The City Mouse and the Country Mouse Make Peace

We love to have a project waiting in the wings. Now that things have settled down (at least a little), we can think about the next thing we want to do. We plan to spend this next year in Chiusa di Pesio. We’ll be waiting for Tony’s citizenship to go through, learning from Beatrice across the street how to milk cows and make cheese, and enjoying life in small-town Italy.

We’d also like to spend the next several months exploring Italy a little bit. We were totally unfazed by our eight hour train ride from Trieste. There are many amazing Italian cities within that distance of us. Florence and Venice are at the top of our list. We’d also like to spend some time on the seashore. However, July and especially August are the main months that Italians go on vacation. So I don’t want to go anywhere near the sea until after September. I’m too spoiled by being brought up homeschooled, and always going everywhere when nobody else was there.

I also want to go spend a day in Turin being a tourist. It was the first place we saw in Italy, but sightseeing was the last thing on our minds. We’ve passed through Bra as well (the capital of the Slow Food movement), but I’d like to go there for some kind of festival. Actually, we see festivals advertised all the time here. The only one we’ve attended is “Fruttinfiori” (fruit in flower) in Lagnasco. I wonder if Cuneo is some kind of anomaly, or if all Italian provinces have hundreds of festivals celebrating the local agricultural products.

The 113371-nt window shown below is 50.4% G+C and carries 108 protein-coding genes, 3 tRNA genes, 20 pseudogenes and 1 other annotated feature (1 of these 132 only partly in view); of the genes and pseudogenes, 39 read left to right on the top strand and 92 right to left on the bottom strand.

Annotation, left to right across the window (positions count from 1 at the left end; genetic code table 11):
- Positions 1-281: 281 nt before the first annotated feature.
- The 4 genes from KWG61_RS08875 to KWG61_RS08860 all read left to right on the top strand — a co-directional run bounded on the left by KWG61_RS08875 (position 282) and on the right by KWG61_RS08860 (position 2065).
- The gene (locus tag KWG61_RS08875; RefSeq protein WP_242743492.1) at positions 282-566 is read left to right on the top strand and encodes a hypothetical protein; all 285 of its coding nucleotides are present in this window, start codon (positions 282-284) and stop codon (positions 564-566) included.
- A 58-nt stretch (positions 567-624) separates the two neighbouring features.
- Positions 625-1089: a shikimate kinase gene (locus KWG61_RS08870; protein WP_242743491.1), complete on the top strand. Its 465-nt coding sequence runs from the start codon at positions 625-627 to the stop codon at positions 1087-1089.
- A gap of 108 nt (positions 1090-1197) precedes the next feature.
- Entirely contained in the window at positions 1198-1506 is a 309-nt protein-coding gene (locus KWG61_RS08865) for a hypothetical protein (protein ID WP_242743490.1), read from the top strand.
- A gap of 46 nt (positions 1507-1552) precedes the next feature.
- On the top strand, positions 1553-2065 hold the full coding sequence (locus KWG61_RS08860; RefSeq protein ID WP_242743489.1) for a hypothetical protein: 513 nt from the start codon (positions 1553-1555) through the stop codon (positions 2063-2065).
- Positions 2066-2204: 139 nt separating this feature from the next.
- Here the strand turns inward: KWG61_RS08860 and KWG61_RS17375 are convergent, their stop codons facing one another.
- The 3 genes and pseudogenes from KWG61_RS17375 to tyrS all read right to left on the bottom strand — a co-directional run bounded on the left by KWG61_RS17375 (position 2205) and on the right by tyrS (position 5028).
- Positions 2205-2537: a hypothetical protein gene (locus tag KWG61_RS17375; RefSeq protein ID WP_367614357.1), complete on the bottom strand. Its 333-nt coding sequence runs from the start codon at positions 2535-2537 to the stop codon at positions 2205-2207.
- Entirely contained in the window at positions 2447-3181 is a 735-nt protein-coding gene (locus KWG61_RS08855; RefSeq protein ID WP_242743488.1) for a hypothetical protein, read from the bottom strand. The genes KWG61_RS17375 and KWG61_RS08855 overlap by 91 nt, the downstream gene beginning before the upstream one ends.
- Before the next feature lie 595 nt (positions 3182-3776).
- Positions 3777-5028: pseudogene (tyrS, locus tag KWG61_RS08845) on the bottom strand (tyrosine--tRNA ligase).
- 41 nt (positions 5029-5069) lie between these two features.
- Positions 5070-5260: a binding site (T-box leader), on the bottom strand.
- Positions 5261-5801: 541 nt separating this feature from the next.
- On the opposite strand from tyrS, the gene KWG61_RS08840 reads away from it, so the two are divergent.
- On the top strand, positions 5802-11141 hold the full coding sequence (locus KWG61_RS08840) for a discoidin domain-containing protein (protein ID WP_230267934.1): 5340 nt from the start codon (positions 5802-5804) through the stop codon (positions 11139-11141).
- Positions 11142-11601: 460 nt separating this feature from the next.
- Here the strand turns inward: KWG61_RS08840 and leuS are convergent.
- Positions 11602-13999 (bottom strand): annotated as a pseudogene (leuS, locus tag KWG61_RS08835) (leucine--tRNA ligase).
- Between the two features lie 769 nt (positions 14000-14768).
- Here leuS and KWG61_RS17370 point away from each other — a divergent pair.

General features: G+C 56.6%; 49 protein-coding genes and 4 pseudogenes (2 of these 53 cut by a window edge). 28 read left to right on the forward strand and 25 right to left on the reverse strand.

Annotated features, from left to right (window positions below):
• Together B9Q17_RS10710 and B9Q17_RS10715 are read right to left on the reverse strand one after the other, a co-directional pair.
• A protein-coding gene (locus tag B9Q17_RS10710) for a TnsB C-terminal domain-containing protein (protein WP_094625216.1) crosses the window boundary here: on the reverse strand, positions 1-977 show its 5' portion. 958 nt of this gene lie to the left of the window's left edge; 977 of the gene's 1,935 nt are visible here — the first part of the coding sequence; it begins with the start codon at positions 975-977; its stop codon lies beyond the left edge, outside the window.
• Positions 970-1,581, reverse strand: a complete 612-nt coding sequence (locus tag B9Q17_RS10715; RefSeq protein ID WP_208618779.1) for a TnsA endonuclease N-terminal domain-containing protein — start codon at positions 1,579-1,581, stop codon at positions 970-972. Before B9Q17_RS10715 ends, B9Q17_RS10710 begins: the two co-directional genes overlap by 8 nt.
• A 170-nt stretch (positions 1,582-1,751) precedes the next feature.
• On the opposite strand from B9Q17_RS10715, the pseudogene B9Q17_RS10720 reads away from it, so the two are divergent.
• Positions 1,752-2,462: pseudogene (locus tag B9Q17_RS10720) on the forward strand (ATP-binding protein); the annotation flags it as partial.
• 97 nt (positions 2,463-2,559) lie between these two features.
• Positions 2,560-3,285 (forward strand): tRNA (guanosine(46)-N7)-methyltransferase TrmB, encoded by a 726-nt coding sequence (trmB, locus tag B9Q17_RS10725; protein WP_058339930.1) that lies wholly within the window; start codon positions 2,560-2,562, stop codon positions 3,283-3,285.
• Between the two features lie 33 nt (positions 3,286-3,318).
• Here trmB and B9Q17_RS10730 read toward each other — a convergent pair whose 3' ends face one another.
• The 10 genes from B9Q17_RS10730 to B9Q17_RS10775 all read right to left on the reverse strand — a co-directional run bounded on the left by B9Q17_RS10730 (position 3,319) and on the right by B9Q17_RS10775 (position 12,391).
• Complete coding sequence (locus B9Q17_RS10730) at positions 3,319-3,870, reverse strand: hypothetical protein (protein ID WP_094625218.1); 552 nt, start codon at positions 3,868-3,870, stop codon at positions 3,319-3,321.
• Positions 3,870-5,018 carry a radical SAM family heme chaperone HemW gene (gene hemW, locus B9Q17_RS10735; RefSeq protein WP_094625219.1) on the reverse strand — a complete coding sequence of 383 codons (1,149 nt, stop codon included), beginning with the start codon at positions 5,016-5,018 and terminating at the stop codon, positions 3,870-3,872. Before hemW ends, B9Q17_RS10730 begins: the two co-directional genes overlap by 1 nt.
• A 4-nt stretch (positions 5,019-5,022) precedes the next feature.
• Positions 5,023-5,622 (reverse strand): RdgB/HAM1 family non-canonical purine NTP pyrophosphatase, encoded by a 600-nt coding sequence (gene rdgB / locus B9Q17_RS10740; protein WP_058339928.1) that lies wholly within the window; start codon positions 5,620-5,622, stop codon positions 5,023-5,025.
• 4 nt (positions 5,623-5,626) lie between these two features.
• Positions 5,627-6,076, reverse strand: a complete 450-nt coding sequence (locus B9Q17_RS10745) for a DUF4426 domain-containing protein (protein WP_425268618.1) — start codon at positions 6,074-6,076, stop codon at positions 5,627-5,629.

We’ll probably make it back to the States sometime in January to visit family and check up on the business. That’s also when we’re planning our first trip to France.

That was my stroke of inspiration the other day. My solution to the problem of the city mouse and the country mouse. I think the French have the same dilemma. That’s why they live in Paris but have a summer home in Provence (or some other rural region). Only I think we’ll do it the other way round. We’ll live in the country (maybe the Dordogne, like Tony always used to say) and have an apartment in Paris.

Eventually we’d like to have our little farm outside of some pretty French village. Maybe we’ll remodel an old farmhouse. That’s sort of a rite of passage. But for now, we just want to find a little house to rent where we can keep a few goats and chickens and have a large vegetable garden. I’m not sure which region of France. Somewhere not too hot and not too flat. Somewhere with forests and winding rivers. Somewhere that looks like you could walk right out of it into a fairy tale. If you know of such a place, please let me know.

What do you think?